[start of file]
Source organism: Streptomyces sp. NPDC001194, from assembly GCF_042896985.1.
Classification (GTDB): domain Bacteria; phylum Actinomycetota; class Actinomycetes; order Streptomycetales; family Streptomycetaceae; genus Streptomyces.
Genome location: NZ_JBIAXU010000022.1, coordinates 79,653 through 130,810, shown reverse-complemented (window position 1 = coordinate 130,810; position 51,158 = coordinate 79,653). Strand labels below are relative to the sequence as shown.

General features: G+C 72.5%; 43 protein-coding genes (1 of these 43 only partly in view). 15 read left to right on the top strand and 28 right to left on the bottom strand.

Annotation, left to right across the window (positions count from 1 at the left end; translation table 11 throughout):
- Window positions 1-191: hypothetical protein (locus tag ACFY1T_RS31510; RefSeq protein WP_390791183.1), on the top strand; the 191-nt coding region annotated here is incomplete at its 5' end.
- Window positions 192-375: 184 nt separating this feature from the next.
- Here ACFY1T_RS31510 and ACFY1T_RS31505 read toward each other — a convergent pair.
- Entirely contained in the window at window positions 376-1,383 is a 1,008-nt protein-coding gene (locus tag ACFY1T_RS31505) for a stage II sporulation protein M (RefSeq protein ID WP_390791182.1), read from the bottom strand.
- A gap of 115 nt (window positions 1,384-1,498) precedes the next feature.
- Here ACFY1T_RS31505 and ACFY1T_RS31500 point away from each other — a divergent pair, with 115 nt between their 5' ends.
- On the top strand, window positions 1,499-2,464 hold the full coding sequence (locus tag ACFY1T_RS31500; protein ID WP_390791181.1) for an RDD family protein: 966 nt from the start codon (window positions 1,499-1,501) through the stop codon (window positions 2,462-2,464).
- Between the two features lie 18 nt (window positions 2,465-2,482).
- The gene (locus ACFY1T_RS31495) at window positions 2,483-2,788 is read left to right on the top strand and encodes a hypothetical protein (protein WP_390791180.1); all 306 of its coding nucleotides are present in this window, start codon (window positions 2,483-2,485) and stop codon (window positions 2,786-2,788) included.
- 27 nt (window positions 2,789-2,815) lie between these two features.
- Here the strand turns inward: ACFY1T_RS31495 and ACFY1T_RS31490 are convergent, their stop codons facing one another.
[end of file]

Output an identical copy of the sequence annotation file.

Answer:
Source organism: Streptomyces sp. NPDC001194, from assembly GCF_042896985.1.
Classification (GTDB): domain Bacteria; phylum Actinomycetota; class Actinomycetes; order Streptomycetales; family Streptomycetaceae; genus Streptomyces.
Genome location: NZ_JBIAXU010000022.1, coordinates 79,653 through 130,810, shown reverse-complemented (window position 1 = coordinate 130,810; position 51,158 = coordinate 79,653). Strand labels below are relative to the sequence as shown.

General features: G+C 72.5%; 43 protein-coding genes (1 of these 43 only partly in view). 15 read left to right on the top strand and 28 right to left on the bottom strand.

Annotation, left to right across the window (positions count from 1 at the left end; translation table 11 throughout):
- Window positions 1-191: hypothetical protein (locus tag ACFY1T_RS31510; RefSeq protein WP_390791183.1), on the top strand; the 191-nt coding region annotated here is incomplete at its 5' end.
- Window positions 192-375: 184 nt separating this feature from the next.
- Here ACFY1T_RS31510 and ACFY1T_RS31505 read toward each other — a convergent pair.
- Entirely contained in the window at window positions 376-1,383 is a 1,008-nt protein-coding gene (locus tag ACFY1T_RS31505) for a stage II sporulation protein M (RefSeq protein ID WP_390791182.1), read from the bottom strand.
- A gap of 115 nt (window positions 1,384-1,498) precedes the next feature.
- Here ACFY1T_RS31505 and ACFY1T_RS31500 point away from each other — a divergent pair, with 115 nt between their 5' ends.
- On the top strand, window positions 1,499-2,464 hold the full coding sequence (locus tag ACFY1T_RS31500; protein ID WP_390791181.1) for an RDD family protein: 966 nt from the start codon (window positions 1,499-1,501) through the stop codon (window positions 2,462-2,464).
- Between the two features lie 18 nt (window positions 2,465-2,482).
- The gene (locus ACFY1T_RS31495) at window positions 2,483-2,788 is read left to right on the top strand and encodes a hypothetical protein (protein WP_390791180.1); all 306 of its coding nucleotides are present in this window, start codon (window positions 2,483-2,485) and stop codon (window positions 2,786-2,788) included.
- 27 nt (window positions 2,789-2,815) lie between these two features.
- Here the strand turns inward: ACFY1T_RS31495 and ACFY1T_RS31490 are convergent, their stop codons facing one another.